nothing like a good Agatha Christie mystery, and Verdict is nothing
like a good Agatha Christie mystery.
East Bay Express, December, 1998
Neither the grand dame of mystery nor the Shotgunners are at their best in this less-than-thrilling tale of a befuddled professor (Richard Silberg) whose rebuff of a love-struck student (Emily Ackerman) produces tragic results for his wheelchair-bound wife (Erin Merritt) and his wife's comely assistant (Beth Donohue). Christie's usual plot twists and turns are nowhere in evidence as a murder is committed in full view of the audience, thereby causing us to believe that the script will eventually take on 'Columbo'-esque qualities, with the murderer playing cat-and-mouse with detectives until finally being caught. No such luck, as the slayer is unceremoniously disposed of after the first act, leaving only a laconic character study behind.
Director Patrick Dooley seems totally flummoxed by the material and plays it so straight that the weaknesses in the text are pointed up even more. The production is further hampered by a flatlining performance by Silberg, who possesses so little charisma that it's impossible to comprehend how anybody could go to such drastic lengths to attain his affections.
On the flip side, the women in his orbit - particularly Ackerman, Donohue, and Trish Mulholland as a tea-addicted housekeeper - manage to inject more verve than their roles deserve, and Kevin Karrick's crusty Dr. Stoner is right on the money. If Dooley is guilty of anything, it's of not encouraging the rest of his cast to follow Karrick's lead and have more fun with their clichéd roles.
Bay Guardian, December 9, 1998
'Verdict': guilty pleasure It takes guts to wind up your season with a play that was originally a resounding flop, but Berkeley's Shotgun Players is never short on chutzpah. When Agatha Christie's Verdict premiered in London, in 1958, it was booed and closed within a month. But in keeping with recent revivals of such psychological thrillers as An Inspector Calls, Christie's interest here in social responsibility over mystery strikes a contemporary chord.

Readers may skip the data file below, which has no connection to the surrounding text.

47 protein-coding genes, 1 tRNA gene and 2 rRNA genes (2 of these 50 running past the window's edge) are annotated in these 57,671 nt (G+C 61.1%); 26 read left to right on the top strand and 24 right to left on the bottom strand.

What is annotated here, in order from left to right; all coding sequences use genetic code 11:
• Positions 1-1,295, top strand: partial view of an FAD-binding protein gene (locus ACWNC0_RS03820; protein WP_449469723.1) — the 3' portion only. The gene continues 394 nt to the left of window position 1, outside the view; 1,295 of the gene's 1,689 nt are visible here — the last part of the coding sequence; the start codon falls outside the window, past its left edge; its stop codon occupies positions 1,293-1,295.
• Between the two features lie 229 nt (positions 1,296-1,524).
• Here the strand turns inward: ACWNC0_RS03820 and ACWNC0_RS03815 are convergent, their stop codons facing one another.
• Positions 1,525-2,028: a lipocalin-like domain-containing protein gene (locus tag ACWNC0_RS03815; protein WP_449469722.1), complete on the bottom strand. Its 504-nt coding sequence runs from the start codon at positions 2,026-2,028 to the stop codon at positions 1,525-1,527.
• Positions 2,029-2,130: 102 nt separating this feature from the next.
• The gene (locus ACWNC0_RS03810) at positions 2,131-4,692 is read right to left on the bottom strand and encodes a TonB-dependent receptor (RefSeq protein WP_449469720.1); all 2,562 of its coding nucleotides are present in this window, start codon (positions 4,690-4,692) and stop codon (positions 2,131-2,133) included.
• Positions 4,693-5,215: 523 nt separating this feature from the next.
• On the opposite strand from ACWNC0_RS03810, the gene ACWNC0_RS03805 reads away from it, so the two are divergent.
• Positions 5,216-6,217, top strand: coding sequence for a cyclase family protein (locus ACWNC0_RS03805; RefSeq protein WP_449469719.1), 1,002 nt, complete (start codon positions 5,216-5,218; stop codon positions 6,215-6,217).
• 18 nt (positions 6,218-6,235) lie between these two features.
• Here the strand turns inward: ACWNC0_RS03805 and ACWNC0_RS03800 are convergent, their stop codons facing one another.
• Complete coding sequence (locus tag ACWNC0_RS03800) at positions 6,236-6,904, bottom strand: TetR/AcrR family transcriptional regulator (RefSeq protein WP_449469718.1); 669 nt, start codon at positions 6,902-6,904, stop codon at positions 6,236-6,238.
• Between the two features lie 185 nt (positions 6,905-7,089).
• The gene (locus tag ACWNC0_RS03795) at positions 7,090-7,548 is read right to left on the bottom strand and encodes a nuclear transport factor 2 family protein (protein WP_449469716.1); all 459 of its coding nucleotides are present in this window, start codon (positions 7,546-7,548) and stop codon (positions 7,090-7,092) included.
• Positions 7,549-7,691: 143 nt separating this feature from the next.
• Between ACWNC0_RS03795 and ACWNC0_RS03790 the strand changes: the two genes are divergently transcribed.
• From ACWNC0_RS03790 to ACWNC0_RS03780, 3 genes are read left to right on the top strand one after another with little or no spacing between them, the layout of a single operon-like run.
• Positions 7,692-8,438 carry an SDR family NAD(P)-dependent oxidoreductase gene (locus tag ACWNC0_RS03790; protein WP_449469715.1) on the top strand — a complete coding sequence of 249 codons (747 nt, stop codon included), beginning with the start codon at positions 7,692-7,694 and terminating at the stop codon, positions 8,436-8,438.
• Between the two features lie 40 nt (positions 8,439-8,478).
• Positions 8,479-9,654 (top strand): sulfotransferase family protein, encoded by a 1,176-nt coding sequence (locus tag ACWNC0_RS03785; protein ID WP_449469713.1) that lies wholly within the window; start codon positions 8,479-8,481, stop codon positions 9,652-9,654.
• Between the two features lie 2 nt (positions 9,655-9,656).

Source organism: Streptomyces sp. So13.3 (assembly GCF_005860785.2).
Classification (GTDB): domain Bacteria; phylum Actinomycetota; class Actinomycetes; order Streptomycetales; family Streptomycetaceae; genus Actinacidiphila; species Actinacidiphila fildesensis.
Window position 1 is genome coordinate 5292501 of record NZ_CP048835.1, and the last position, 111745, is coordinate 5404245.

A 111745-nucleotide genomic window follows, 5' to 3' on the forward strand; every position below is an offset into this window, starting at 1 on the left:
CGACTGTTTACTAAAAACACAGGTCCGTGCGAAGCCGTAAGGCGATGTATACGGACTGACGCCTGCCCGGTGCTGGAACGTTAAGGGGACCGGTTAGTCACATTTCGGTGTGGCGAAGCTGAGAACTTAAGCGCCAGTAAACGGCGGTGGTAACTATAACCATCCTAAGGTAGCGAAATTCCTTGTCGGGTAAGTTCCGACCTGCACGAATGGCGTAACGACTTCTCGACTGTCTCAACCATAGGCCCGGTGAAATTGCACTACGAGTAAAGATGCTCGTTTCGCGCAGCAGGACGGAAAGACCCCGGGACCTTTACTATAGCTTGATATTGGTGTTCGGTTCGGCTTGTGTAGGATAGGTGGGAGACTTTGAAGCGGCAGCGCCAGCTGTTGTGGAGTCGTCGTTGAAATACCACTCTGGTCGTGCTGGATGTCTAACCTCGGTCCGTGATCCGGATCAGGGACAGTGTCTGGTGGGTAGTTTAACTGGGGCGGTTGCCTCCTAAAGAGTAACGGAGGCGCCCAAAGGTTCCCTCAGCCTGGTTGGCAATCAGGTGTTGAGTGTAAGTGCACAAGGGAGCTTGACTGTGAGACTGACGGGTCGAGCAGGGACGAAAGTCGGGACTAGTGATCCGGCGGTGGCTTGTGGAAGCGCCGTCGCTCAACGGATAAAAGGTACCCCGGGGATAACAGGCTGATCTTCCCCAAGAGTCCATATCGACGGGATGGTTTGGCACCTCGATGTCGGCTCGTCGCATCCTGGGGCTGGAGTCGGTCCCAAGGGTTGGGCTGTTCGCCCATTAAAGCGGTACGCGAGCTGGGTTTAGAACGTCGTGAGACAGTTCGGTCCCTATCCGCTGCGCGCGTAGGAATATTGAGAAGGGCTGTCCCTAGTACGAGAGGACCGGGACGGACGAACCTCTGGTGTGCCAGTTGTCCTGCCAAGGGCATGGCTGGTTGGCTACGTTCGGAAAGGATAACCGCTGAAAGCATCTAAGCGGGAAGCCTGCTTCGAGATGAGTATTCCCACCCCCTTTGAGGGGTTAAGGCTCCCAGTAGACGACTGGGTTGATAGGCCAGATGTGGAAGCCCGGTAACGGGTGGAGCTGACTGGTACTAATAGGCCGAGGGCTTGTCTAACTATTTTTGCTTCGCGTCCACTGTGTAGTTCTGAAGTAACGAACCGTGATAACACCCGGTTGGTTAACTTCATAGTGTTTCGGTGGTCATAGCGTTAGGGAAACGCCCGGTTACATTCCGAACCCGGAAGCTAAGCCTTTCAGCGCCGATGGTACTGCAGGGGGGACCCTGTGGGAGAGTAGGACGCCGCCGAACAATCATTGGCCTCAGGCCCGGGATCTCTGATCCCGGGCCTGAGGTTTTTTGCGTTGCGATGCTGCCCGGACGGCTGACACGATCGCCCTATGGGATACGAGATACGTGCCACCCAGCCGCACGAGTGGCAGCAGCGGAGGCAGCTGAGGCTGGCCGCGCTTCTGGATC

Professor Karl Hendryk (Richard Silberg) and his invalid wife, Anya (Erin Merritt), having fled repression in an oddly unidentified Central European country, are struggling to adjust to their new home in England. Anya is cared for by their fellow refugee Lisa (Beth Donohue), and the three scrape by on Karl's university salary. Into their world swoops the rich, glamorous Helen Rollander (Emily Ackerman), determined to work her way into the professor's life as his private student.
Verdict does boast a murder, but it's hardly a mystery, leaving no question as to perpetrator or motive. The play is much more concerned with establishing who was morally responsible for the death, entertaining various claims of high-minded principle. But Christie is clearly no Ibsen, and the play's slight (and sometimes surprisingly clumsy) obeisances to her usual melodramatic-thriller mechanisms only make you miss them more.
Patrick Dooley's direction keeps things hopping just this side of camp, however, and there are several fine performances. Kevin Karrick does the evening's finest work as Anya's sardonic, Wellesian physician. The production doesn't convince us that Verdict was a devalued gem, but it's a diverting, playful curiosity.
Weekly, December 9, 1998
The Verdict Is In Verdict
The first production of Agatha Christie's Verdict was a miserable failure, booed by the gallery on opening night because of a miscue -- so the story goes -- that caused the curtain to fall too soon. But the play really isn't so bad. And the fact that the Shotgun Players would polish up this near-forgotten relic instead of doing The Mousetrap or some stage adaptation of Murder on the Nile marks a return to form, since making risky material work is what they do best -- if you ignore their last show, Mascara.
Verdict plays out in the book-lined study of Professor Karl Hendryk, a political emigre (from Germany? Russia?) who declines a lavish offer of tuition from a rich young woman. Helen Rollander wants private lessons from Hendryk, but the professor believes she isn't serious; he would rather give his time to dedicated scholars. Helen's rich and indulgent father makes a personal call to the professor and offers him cutting-edge medicine for the professor's wife, Anya, to treat a sclerotic condition that keeps her in a wheelchair. Hendryk has no choice, one thing leads to another, and Helen gives Anya an overdose of some heart drug. Verdict is not a whodunit -- we see the murder happen -- because Christie was trying to be literary, and the final mystery of the play is a dark one of character rather than plot.
The script is not a total success. It has wit, dash, humor; but it also has a ridiculous confession of love that feels so unmotivated it should be played for laughs. And the side of Hendryk's character Christie wants to condemn -- a devotion to principles, not people -- is unconvincing. There's something brittle and guarded about the morality here, and Verdict offers a taste of what Christie's critics meant when they charged her with failing to understand totalitarianism.
But as a story, the play is a lot of fun. Trish Mulholland plays a brilliant charwoman, Mrs. Roper, full of cockney inflection and bug-eyed faces; Kevin Karrick plays a nicely understated Dr. Stoner, who at least as much as the beautiful set gives the show a stolid British air; Emily Ackerman has good rich-girl flourishes as Helen Rollander; and Brian Linden, as her daddy, has a wonderfully sinister manner in his homburg, ashplant, and coat. Richard Silberg needs improving -- Hendryk's accent is forced -- but otherwise the cast seems to enjoy doing the show immensely, and no one in Berkeley on opening night, at least, tried to boo them off the stage.